The leading composer in Italian opera after Verdi was Giacomo Puccini, anexponent of dramatic realism. He won success in 1896 with his opera LaBoh?¿me, based on a French novel by Henri Murger that deals with life in theLatin Quarter of Paris in the 1830s. A group of young artists share anattic apartment. The poet of the group, Rodolfo, is alone when a timid knock atthe door introduces a neighbour, the poor little seamstress Mimi, who seeks alight for her candle. She and Rodolfo fall in love as their hands meet,searching for the key she has dropped, and timidly she reveals the name by whichshe is known, Mi chiamono Mimi (They call me Mimi). Their love cannotlast, and after various vicissitudes is renewed only on her death-bed.

Puccici's La Tosca followed in 1900, based on a French play byVictorien Sardou. The heroine of the title loves the painter Cavaradossi, who isimplicated in revolutionary activity, assisting a fugitive to escape, and isimprisoned and condemned to death by the wicked Chief of Police, Baron Scarpia.

Tosca, a singer, seeks to secure his release, which she can only do at the priceof her honour. She secures what she thinks is a pardon and laissez-passer fromScarpia, whom she then murders. Scarpia, however, has deceived her, since he hasplanned not a mock-execution of Cavaradossi, as he had assured her, but theman's real death by firing-squad. Tosca, Scarpia's murder undiscovered, believesuntil the end that Cavaradossi will escape with her. When she realises that heis dead and that Scarpia's murder is now known, she leaps from the prisonbattlements to her own death. Cavaradossi, in prison in Castel San Angelo,reflects in E lucevan le stelle on happier times.

In Madama Butterfly Puccini turned for his plot to an American play byDavid Belasco on a Japanese subject, the betrayal of the heroine of the title,the young Japanese girl Cio-Cio-San, by a visiting American naval officer,Pinkerton, who goes through a form of marriage with the girl, having no seriousintention of remaining true to her. He leaves and Cio-Cio-San patiently awaitshis return, watching for his ship with her loyal servant Suzuki and the boy thatPinkerton has fathered. When the latter eventually returns he brings with himhis American wife and Cio-Cio-San, Madama Butterfly, kills herself. On herwedding-day Cio-Cio-San has been cursed by her uncle, the Bonze, and as eveningfalls she is comforted by Pinkerton in a love duet, Bimba dagli occhi, whichends the first act.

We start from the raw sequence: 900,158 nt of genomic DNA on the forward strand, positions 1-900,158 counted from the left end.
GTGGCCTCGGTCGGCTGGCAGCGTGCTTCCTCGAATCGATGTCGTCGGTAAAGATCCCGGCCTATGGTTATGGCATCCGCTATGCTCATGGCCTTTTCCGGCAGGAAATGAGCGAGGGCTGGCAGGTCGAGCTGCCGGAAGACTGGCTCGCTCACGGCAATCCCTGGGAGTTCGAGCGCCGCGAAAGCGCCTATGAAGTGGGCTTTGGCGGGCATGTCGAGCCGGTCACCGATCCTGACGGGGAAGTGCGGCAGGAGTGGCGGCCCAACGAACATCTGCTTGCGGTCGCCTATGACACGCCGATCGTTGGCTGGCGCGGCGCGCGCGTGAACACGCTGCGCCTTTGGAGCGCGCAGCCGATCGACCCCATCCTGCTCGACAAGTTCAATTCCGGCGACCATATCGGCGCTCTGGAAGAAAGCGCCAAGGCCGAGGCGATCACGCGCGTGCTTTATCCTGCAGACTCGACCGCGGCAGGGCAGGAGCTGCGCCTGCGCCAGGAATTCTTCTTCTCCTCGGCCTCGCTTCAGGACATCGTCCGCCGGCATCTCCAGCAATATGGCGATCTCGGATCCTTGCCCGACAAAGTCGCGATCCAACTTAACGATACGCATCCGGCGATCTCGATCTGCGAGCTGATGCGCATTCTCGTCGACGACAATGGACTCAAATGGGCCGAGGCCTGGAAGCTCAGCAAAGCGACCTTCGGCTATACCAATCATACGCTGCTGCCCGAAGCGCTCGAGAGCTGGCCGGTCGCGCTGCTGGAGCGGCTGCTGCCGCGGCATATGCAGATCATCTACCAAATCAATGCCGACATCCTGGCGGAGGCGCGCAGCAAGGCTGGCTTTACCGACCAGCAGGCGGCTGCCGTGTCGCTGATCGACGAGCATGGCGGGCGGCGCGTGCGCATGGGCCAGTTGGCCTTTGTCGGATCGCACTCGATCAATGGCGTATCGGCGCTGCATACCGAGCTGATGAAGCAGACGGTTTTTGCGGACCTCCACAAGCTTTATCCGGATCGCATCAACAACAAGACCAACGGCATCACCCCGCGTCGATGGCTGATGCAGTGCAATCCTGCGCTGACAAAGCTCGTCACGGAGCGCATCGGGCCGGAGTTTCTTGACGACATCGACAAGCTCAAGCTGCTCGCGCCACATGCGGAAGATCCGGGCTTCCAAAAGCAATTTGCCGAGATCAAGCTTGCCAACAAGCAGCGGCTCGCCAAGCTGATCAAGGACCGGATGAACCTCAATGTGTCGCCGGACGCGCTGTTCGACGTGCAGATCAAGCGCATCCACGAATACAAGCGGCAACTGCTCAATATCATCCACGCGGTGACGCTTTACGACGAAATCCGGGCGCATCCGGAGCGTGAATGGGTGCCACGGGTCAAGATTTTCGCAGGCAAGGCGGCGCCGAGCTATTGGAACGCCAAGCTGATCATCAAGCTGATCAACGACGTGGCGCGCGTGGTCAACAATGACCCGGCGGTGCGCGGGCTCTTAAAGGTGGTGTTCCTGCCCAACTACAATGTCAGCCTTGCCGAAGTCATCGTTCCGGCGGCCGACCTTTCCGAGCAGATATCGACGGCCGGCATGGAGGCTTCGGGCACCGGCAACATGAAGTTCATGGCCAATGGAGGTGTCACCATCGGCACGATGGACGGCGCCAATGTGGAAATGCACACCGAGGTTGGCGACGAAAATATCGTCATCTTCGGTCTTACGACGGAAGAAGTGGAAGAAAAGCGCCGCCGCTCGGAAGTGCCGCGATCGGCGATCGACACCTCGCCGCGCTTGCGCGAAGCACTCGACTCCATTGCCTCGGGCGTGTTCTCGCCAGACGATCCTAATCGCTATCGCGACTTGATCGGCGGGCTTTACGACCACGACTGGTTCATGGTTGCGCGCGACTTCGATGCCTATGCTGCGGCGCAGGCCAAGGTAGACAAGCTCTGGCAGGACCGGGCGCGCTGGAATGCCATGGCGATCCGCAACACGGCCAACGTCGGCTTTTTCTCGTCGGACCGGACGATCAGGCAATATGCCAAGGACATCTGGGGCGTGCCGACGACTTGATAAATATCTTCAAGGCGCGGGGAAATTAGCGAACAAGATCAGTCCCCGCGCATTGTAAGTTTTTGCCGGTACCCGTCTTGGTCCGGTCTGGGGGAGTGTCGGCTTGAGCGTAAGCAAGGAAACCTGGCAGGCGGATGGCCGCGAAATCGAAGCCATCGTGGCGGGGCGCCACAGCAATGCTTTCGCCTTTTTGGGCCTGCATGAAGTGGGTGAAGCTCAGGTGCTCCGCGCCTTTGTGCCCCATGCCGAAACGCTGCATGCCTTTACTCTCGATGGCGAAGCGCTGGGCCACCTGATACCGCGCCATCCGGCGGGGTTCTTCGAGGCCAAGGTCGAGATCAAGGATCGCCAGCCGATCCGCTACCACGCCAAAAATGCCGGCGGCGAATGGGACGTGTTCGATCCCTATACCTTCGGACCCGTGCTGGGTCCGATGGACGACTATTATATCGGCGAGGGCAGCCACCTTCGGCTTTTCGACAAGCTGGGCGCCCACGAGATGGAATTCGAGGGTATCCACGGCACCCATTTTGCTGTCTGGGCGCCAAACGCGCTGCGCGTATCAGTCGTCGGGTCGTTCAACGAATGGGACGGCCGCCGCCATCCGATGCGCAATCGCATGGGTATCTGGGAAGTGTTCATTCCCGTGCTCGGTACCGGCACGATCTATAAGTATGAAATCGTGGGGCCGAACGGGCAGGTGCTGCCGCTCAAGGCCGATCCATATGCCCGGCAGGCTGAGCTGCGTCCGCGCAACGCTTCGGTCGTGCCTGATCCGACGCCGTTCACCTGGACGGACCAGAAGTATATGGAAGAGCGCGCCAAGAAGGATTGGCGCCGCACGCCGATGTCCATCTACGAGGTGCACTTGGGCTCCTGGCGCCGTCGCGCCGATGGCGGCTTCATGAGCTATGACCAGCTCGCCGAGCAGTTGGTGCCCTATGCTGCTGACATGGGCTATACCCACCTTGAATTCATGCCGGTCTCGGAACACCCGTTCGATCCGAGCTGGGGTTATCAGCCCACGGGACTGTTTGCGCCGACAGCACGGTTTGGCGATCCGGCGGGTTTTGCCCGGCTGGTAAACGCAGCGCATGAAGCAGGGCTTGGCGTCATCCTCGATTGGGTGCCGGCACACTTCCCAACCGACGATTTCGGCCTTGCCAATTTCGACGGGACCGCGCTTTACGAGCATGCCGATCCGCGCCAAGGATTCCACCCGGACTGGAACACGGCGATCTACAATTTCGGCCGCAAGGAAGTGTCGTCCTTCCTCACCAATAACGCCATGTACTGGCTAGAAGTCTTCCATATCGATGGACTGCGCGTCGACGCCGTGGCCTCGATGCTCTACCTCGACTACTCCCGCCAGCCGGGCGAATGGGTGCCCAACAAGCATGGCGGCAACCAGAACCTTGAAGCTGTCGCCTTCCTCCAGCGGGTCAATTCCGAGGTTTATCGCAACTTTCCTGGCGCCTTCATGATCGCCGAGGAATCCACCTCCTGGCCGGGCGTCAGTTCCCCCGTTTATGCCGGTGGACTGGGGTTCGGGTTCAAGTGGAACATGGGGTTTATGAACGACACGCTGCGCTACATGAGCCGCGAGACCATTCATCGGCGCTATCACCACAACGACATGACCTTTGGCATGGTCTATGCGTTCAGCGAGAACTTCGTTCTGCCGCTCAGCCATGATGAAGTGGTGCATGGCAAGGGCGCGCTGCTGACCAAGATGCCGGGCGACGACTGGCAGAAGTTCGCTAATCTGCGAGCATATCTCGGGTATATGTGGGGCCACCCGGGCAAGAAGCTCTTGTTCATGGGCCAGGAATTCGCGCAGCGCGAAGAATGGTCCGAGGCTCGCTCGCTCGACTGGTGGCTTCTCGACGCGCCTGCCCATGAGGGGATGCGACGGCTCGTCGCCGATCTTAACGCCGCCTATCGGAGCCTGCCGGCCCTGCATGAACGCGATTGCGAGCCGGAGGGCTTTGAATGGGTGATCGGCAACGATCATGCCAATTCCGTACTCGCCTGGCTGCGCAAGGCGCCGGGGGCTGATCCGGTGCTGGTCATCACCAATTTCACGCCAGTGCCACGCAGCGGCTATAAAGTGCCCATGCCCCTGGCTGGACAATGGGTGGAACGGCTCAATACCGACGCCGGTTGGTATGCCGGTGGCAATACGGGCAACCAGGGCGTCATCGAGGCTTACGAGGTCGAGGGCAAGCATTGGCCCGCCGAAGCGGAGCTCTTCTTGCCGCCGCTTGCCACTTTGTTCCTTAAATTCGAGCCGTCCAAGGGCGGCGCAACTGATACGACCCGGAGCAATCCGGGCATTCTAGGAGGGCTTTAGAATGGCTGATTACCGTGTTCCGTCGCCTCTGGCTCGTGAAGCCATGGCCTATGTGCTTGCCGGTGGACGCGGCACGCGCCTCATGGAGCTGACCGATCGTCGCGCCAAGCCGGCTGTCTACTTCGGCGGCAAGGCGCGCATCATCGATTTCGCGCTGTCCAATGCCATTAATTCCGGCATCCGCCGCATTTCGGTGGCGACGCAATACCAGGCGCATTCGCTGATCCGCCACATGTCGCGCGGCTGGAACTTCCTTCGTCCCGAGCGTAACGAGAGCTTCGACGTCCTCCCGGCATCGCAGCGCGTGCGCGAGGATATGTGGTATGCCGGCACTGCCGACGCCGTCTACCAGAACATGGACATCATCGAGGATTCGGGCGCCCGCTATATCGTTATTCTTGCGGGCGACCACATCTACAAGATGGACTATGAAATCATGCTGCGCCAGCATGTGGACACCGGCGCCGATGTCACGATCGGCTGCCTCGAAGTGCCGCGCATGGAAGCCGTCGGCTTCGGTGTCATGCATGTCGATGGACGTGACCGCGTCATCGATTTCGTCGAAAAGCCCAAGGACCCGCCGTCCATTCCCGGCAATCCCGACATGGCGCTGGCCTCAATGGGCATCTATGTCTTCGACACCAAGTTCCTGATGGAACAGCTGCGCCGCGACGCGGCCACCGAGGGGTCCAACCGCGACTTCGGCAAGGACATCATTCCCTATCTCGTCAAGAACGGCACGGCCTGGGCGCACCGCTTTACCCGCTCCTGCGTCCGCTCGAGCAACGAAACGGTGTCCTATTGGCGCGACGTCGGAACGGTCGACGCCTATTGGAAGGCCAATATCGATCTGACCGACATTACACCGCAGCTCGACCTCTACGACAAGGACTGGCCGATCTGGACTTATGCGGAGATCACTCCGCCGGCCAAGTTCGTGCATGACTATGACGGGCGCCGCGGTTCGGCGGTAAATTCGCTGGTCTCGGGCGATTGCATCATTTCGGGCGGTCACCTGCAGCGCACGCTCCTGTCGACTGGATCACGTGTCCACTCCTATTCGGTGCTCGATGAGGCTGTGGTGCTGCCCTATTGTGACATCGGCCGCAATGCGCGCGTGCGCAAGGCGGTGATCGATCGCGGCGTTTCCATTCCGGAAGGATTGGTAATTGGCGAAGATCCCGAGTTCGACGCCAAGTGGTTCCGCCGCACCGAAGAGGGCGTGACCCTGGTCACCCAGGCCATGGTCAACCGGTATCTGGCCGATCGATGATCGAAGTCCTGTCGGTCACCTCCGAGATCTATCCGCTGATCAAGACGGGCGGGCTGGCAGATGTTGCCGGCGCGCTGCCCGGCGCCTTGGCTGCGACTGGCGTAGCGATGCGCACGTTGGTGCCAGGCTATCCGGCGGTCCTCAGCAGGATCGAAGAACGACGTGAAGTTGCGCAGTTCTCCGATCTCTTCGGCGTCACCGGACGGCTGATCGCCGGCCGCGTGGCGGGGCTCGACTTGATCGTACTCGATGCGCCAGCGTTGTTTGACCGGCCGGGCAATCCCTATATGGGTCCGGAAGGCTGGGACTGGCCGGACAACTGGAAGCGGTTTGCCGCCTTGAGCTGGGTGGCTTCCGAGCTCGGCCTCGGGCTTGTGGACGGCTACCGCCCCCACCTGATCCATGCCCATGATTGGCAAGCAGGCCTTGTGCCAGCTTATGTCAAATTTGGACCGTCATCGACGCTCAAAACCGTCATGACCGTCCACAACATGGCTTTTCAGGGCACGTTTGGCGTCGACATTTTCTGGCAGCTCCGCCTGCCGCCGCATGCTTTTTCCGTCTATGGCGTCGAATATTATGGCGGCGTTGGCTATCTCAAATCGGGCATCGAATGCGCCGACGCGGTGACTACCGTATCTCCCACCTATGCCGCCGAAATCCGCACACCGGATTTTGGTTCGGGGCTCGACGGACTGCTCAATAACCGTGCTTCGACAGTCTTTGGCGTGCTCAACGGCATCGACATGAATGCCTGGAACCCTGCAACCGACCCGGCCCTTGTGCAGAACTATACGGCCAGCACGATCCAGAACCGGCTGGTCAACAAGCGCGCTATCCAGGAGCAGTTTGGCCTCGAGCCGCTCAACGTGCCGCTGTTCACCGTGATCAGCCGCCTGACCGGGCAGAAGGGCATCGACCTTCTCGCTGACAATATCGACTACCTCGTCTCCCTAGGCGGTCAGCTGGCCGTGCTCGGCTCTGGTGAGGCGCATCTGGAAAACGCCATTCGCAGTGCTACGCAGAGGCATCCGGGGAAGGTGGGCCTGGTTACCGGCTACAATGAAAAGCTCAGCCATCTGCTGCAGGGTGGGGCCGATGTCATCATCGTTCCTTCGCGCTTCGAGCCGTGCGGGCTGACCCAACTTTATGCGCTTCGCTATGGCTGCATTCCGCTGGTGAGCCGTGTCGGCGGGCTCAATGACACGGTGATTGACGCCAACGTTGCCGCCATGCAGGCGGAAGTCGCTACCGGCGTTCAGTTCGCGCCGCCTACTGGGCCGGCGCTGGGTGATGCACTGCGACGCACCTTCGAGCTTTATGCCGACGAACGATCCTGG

Gianni Schicchi formed part of an operatic triptych by Puccini, firststaged in New York in 1918. Gianni Schicchi himself helps the family of BuosoDonati, who has just died, to frustrate the intentions expressed in his will toleave his money to a monastery. Schicchi impersonates the dead man and makes anew will, but secures much of the property for himself, to the anger of BuosoDonati's family, who remain powerless. Omio babbino caro is sung bySchicchi's daughter Lauretta, who wants to marry Rinuccio, a relative of BuosoDonati who is instrumental in bringing in Schicchi to solve the family' sdifficulties and his own.

Puccini's last opera, Turandot, was left unfinished at the time of hisdeath in 1924. It is based on the eighteenth century play by Gozzi dealing withthe cold- hearted Chinese princess Turandot, who sets her suitors three riddles.

Those unsuccessful are put to death. Ca
Disc: 1
1 La forza del destino: Overture
2 E lucevan le stelle
3 Rusalka: O, Silver Moon
4 Les persheurs de perles: Au fond du temple saint
5 Gianni Schicchi: O mio babbino caro
6 Votre Toast (Toreador Song)
7 I Pagliacci: Recitar! ... Vesti la giubba
8 Cavalleria Rusticana: Intermezzo
9 Tanhauser: Begluckt darf nun dich (Pilgrims Chorus
10 Madama Butterfly: Bimba dagli occhi
11 Der Holle Rache... (Queen of the Night)
12 La Traviata: Libiamo ne'lieti calici
13 La Boheme: Si, Mi chiamano Mimi
14 Turandot: Nessun dorma
15 Bella figlia dell' amore (quartetto)
16 Va, pensiero (Chorus of the Hebrew Slaves)